In the 1800s, Americans hunted many wild species near or into extinction. Then in the early 1900s, the US shifted from uncontrolled consumption of wildlife to conservation. Could Asia follow suit?
Dozens of cities, states and nations are enacting bans and restrictions on single-use plastic bags and other items. A legal expert explains how a global treaty could build on these efforts.
Improving livelihoods by exploring alternatives to wildlife trade would help to curb the poaching of threatened species like elephants.
Despite various exceptions, the UK's proposed ivory ban will be among the toughest in the world.
The destruction of a massive haul of illegal ivory was supposed to send a message to poachers and those who trade in the tusks. Did they notice, or can the ivory be used to help elephant conservation?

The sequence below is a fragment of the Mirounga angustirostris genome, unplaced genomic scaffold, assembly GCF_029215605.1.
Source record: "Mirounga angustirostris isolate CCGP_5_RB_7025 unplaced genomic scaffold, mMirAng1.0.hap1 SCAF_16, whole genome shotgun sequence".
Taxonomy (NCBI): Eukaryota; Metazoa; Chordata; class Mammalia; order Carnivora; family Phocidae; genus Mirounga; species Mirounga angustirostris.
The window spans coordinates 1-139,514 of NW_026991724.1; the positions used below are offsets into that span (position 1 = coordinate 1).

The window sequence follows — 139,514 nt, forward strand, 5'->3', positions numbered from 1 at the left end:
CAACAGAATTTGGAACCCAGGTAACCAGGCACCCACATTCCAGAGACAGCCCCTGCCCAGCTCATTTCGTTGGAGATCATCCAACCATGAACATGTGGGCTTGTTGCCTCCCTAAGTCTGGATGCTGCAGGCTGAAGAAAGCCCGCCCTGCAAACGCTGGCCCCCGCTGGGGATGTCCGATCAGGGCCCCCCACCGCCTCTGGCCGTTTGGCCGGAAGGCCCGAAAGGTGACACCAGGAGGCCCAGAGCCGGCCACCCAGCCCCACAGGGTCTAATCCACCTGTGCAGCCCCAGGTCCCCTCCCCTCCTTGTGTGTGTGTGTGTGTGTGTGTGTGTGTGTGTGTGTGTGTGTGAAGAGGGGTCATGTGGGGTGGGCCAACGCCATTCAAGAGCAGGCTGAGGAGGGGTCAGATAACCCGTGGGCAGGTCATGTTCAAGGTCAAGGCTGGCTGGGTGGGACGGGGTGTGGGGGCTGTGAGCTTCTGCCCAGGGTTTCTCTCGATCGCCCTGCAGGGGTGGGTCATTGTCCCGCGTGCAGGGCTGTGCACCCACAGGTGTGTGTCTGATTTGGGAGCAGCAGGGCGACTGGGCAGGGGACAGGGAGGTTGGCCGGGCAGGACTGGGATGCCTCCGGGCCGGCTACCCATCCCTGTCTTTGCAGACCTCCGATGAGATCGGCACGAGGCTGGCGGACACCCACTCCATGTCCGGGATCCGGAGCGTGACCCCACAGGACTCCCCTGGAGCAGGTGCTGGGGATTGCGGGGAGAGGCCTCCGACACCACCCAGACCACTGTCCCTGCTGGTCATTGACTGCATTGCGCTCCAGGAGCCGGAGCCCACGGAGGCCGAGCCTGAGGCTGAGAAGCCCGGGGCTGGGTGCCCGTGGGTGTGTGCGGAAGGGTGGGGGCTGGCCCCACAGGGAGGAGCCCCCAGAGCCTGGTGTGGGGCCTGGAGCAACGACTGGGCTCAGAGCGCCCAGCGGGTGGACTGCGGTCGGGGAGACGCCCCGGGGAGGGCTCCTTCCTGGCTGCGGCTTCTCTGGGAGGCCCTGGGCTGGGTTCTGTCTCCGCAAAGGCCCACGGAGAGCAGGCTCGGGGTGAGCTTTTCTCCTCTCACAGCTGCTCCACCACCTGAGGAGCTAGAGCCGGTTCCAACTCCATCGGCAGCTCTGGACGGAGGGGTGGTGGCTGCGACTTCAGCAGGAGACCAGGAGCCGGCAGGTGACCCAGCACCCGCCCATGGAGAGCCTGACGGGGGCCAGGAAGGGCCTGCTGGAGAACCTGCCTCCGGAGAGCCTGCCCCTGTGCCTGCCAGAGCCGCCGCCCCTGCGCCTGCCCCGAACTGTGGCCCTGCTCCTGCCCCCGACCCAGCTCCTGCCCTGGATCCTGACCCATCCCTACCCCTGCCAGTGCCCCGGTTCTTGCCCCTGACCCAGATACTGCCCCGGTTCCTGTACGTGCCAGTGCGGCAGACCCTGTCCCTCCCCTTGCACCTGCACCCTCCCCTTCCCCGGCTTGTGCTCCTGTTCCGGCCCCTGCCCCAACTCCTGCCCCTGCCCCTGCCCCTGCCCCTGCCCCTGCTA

Ivory from illegally-poached elephants can easily be mistaken for antique.
The world's largest trader is closing down.
China has decided to end all domestic trade in ivory, an act that could help elephant numbers all over Africa.
Ivory was a major talking point at the CITES CoP17 conference.Many feel the ban on trade doesn't work while others believe the ban is the only way to save the iconic species.
Historical evidence shows African elephants are endangered by the ivory trade, despite any attempt at regulating the market. A total ban is the only hope for the world's largest living land animal.
The ivory trade is a very contentious issue and will be debated at CITES. It will revolve around maintaining or lifting the ban on trade. But the human element is likely to be ignored.